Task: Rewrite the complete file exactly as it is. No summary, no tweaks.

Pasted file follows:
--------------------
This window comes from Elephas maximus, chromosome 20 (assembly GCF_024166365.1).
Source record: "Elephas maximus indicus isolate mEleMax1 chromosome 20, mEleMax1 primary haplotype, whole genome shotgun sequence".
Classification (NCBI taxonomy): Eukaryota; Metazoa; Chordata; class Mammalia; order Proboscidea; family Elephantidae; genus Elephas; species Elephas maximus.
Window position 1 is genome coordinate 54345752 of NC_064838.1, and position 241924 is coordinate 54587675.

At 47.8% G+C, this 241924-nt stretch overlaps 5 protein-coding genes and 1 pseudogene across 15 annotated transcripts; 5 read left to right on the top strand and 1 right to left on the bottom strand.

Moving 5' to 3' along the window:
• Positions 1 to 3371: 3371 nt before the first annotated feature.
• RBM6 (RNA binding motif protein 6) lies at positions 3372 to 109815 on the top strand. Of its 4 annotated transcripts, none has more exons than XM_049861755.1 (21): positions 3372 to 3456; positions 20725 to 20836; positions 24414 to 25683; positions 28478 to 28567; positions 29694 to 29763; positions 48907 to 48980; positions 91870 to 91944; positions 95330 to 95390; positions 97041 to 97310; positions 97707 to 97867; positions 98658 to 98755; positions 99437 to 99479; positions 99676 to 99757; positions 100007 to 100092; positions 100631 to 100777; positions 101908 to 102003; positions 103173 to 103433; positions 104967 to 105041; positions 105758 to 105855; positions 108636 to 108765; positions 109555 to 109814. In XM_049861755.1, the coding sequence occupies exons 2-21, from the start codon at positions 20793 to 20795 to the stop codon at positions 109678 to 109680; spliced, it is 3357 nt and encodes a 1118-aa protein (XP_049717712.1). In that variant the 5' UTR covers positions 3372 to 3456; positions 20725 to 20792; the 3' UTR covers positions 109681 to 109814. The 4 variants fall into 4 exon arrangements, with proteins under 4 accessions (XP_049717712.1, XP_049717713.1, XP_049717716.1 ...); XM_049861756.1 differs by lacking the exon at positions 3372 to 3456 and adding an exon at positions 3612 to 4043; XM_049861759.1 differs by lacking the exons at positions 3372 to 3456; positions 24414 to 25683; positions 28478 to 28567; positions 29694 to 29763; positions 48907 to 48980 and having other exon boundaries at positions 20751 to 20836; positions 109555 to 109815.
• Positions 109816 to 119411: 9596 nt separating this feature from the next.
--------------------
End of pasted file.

This window comes from Elephas maximus, chromosome 20 (assembly GCF_024166365.1).
Source record: "Elephas maximus indicus isolate mEleMax1 chromosome 20, mEleMax1 primary haplotype, whole genome shotgun sequence".
Classification (NCBI taxonomy): Eukaryota; Metazoa; Chordata; class Mammalia; order Proboscidea; family Elephantidae; genus Elephas; species Elephas maximus.
Window position 1 is genome coordinate 54345752 of NC_064838.1, and position 241924 is coordinate 54587675.

At 47.8% G+C, this 241924-nt stretch overlaps 5 protein-coding genes and 1 pseudogene across 15 annotated transcripts; 5 read left to right on the top strand and 1 right to left on the bottom strand.

Moving 5' to 3' along the window:
• Positions 1 to 3371: 3371 nt before the first annotated feature.
• RBM6 (RNA binding motif protein 6) lies at positions 3372 to 109815 on the top strand. Of its 4 annotated transcripts, none has more exons than XM_049861755.1 (21): positions 3372 to 3456; positions 20725 to 20836; positions 24414 to 25683; positions 28478 to 28567; positions 29694 to 29763; positions 48907 to 48980; positions 91870 to 91944; positions 95330 to 95390; positions 97041 to 97310; positions 97707 to 97867; positions 98658 to 98755; positions 99437 to 99479; positions 99676 to 99757; positions 100007 to 100092; positions 100631 to 100777; positions 101908 to 102003; positions 103173 to 103433; positions 104967 to 105041; positions 105758 to 105855; positions 108636 to 108765; positions 109555 to 109814. In XM_049861755.1, the coding sequence occupies exons 2-21, from the start codon at positions 20793 to 20795 to the stop codon at positions 109678 to 109680; spliced, it is 3357 nt and encodes a 1118-aa protein (XP_049717712.1). In that variant the 5' UTR covers positions 3372 to 3456; positions 20725 to 20792; the 3' UTR covers positions 109681 to 109814. The 4 variants fall into 4 exon arrangements, with proteins under 4 accessions (XP_049717712.1, XP_049717713.1, XP_049717716.1 ...); XM_049861756.1 differs by lacking the exon at positions 3372 to 3456 and adding an exon at positions 3612 to 4043; XM_049861759.1 differs by lacking the exons at positions 3372 to 3456; positions 24414 to 25683; positions 28478 to 28567; positions 29694 to 29763; positions 48907 to 48980 and having other exon boundaries at positions 20751 to 20836; positions 109555 to 109815.
• Positions 109816 to 119411: 9596 nt separating this feature from the next.